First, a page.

The Tangent are a heady combination of ridiculously talented musicians who’re able to tackle topics of considerable social and political gravitas and make credible songs out of them, and whilst their music is unashamedly rooted in prog, they can’t always be pinned down to this genre, as all the musicians are on board with the band’s offering of a fusion of Prog, Jazz, punk and the occasional foray into electronica.
Songs From The Hard Shoulder is the band’s 12th studio album in their twenty-year existence, the band getting together is often hampered by the fact that members also have other commitments. In the past year, for example, bassman supreme Jonas Reingold has been touring playing in Steve Hackett’s band, as well as recording a new album with The Flower Kings. However, when they do get together and record, the results are always worth the wait, and the band are pleased with the outcome of this album. Mainman Andy Tillson: “This is our most structured and organised album to date within each composition, with each piece having a different purpose. This is almost three albums in one.”
This new release sees The Tangent focusing mainly on their longer format songs, and compositionally they’re all very strong pieces of music. Four of the five tracks here are long-form compositions, with one running for twenty minutes, two at seventeen minutes each and a single short four-minute piece. There’s also a bonus track which will occupy a mere sixteen minutes of your time. (One track on their previous album, Auto Reconnaissance ran for twenty-eight minutes!) But, everything performed justifies its place on the album, however, there’re no wasted notes and the quality of the musicianship is amazingly good.
‘GPS Vultures’ is a seventeen-minute instrumental, a glorious fusion of everything from Frank Zappa to jazz to prog with a healthy input of the whimsy of the Canterbury scene. The music of The Tangent is always quite complex in structure but the quality of the playing is exceptional. The opening track, The Changes, starts with comments about the loneliness many people experienced during the pandemic and the impact of not being able to be with loved ones .. ‘I was wondering if I’d ever see my family again’ .. appropriate as ‘Partygate’ still resonates and it also touches on the experiences shared by all bands, not being able to find the hotel after the gig, etc, which were missed during lockdown.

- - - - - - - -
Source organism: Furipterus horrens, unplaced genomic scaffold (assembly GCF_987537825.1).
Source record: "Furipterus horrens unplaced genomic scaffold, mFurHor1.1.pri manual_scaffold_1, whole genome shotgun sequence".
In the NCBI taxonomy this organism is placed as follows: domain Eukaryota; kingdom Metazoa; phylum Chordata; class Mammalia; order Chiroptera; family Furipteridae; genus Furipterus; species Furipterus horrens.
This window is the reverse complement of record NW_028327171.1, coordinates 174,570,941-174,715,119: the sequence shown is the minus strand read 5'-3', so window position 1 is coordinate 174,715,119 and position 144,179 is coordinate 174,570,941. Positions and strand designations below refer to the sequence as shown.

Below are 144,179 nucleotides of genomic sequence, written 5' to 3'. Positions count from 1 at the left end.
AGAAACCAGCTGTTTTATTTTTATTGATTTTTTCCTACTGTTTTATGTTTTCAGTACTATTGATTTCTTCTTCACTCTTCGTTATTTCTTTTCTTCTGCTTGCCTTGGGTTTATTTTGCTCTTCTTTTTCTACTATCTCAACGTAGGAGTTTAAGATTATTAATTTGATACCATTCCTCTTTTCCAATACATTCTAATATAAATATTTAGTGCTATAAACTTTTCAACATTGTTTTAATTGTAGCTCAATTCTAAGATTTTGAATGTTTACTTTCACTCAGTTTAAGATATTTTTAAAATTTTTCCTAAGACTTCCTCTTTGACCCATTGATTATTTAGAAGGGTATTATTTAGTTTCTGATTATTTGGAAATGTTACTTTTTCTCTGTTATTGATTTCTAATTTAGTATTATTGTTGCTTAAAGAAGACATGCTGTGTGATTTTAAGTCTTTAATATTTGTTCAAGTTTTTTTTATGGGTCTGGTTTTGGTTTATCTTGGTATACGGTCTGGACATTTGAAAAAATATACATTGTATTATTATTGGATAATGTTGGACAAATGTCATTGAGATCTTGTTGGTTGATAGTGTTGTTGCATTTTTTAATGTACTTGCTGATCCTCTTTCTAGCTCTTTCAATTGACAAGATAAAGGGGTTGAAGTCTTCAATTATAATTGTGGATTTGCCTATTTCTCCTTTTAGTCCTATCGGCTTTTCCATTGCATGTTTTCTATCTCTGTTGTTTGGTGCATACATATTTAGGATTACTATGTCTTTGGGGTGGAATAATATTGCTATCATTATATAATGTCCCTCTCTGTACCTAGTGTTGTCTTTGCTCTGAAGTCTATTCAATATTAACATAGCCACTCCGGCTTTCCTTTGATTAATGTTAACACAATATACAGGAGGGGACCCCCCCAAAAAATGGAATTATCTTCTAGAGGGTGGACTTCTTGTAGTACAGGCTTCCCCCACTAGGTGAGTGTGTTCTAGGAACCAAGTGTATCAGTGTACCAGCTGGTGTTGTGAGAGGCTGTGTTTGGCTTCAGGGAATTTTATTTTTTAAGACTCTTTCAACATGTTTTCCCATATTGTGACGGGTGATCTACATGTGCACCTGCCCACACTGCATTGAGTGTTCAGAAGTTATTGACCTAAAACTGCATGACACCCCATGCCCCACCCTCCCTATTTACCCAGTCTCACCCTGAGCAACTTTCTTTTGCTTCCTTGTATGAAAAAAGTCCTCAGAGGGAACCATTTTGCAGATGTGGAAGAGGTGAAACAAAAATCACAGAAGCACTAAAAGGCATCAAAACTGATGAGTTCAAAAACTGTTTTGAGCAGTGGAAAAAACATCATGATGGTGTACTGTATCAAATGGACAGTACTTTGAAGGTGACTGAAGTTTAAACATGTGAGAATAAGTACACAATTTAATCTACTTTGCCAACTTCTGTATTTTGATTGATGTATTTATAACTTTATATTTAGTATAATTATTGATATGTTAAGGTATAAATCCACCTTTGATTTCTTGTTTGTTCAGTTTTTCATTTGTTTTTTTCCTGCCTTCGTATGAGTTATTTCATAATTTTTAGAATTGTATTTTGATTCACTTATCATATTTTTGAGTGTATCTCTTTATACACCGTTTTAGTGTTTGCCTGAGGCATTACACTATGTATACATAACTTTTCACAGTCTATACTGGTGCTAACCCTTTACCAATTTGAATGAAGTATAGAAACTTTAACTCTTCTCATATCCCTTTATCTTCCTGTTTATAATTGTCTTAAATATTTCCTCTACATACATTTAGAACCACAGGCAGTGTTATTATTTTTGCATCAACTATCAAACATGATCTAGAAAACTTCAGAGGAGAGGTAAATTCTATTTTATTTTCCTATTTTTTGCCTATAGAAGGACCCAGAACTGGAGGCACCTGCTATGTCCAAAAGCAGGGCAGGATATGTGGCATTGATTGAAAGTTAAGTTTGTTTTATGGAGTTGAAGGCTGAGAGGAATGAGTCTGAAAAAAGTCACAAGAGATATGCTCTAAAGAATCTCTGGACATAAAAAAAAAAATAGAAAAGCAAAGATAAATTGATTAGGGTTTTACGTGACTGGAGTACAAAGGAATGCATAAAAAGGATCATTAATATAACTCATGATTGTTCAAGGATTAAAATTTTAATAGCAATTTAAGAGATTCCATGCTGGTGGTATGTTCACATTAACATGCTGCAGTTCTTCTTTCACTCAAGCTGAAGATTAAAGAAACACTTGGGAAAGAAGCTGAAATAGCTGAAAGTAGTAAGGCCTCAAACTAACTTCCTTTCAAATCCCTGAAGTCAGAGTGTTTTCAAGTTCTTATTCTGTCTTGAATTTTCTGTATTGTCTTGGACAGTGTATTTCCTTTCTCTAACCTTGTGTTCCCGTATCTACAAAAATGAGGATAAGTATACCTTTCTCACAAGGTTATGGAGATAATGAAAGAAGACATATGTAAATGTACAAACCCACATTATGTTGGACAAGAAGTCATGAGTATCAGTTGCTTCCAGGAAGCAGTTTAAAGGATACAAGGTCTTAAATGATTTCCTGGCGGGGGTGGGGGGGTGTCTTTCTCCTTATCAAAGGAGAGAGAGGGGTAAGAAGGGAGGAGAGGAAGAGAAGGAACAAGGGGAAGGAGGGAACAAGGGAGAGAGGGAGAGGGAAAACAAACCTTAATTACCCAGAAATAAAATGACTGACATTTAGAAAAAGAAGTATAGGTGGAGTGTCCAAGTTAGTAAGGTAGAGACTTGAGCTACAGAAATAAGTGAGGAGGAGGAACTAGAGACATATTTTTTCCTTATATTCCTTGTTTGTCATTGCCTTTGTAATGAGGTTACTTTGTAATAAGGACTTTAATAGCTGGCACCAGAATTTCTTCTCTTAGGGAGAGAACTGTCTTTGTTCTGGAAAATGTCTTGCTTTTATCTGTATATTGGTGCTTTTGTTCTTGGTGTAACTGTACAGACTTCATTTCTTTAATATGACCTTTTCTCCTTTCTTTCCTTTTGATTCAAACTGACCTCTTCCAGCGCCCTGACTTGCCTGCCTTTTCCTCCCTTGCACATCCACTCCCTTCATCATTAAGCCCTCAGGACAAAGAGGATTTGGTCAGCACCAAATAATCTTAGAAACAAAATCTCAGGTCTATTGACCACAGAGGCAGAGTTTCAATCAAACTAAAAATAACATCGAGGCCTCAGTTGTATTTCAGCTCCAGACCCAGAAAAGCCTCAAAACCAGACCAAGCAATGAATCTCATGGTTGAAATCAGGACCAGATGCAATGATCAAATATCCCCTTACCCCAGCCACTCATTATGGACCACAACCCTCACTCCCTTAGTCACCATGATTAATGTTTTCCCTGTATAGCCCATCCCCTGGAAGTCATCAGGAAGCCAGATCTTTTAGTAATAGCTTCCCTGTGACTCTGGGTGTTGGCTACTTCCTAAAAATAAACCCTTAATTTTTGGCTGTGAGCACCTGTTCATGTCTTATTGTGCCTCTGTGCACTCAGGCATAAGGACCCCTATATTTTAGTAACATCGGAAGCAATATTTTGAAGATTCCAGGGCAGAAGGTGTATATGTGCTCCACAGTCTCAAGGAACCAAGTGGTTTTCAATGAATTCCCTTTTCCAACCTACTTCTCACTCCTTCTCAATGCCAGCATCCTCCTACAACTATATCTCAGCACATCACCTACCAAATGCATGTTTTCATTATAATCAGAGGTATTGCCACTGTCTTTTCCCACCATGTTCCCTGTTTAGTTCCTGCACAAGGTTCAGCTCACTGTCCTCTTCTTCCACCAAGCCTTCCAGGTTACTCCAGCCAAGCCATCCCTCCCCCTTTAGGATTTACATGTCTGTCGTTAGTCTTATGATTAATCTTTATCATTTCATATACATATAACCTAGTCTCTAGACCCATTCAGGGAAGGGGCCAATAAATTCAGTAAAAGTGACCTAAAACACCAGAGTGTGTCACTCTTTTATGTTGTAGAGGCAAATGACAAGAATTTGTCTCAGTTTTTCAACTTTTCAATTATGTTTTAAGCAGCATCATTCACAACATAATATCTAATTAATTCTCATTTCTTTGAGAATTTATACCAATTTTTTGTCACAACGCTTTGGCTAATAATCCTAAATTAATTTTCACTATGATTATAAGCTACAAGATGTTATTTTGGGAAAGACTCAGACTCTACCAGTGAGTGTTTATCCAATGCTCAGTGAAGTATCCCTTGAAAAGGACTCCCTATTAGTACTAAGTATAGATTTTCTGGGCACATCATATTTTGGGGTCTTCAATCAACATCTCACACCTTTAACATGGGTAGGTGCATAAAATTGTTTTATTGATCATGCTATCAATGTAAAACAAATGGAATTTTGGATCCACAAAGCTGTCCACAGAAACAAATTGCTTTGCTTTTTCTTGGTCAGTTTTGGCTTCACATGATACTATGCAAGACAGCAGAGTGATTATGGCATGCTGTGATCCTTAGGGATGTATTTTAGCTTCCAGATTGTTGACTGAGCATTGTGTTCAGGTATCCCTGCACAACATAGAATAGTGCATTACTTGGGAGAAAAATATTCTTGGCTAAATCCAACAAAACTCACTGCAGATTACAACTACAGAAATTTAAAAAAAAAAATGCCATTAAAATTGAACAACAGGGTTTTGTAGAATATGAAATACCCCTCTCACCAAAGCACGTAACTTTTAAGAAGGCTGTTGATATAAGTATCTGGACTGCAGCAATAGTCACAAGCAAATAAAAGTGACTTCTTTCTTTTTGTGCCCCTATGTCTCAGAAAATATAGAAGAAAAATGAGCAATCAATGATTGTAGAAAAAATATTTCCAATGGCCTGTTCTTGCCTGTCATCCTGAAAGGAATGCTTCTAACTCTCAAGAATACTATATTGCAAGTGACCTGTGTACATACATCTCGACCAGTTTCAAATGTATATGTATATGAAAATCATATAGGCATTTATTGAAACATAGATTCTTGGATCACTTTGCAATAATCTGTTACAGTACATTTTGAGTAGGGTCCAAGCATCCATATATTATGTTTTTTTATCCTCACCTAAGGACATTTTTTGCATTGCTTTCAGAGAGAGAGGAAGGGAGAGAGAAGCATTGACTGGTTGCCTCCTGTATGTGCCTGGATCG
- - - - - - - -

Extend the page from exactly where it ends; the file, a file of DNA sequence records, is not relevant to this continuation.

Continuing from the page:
Andy Tillson’s lyrics are occasionally controversial but always pertinent, a mix of social commentary and sarcasm, and they’re a key part of the whole package, which is proven on ‘The Lady Tied To The Lamppost’, a dark story of a homeless woman struggling during the pandemic, with the track concluding with Tillson’s rage at what some local authorities are doing to move the homeless on. For this reviewer though, it’s The Tangent’s cover of UK’s ‘In The Dead Of Night’ which is the track of the album, featuring some exceptional playing, in particular some great guitar work from Luke Machin, surely one of prog’s most underrated guitarists. The album concludes with the four-minute Motown style ‘Wasted Soul’, where Tillson gets in touch with his inner Geno Washington and looked ahead to happier times when the pandemic was finally over.
Songs From The Hard Shoulder is the sound of a band very much connected to the modern world. The Tangent aren’t everyone’s cup of tea, even within prog, but there’s no doubt their music is exceptional and every musician in the line-up is a master of his instrument. Like all The Tangent’s albums, this is an album which might take a while to grow on you but it does bear repeated listening.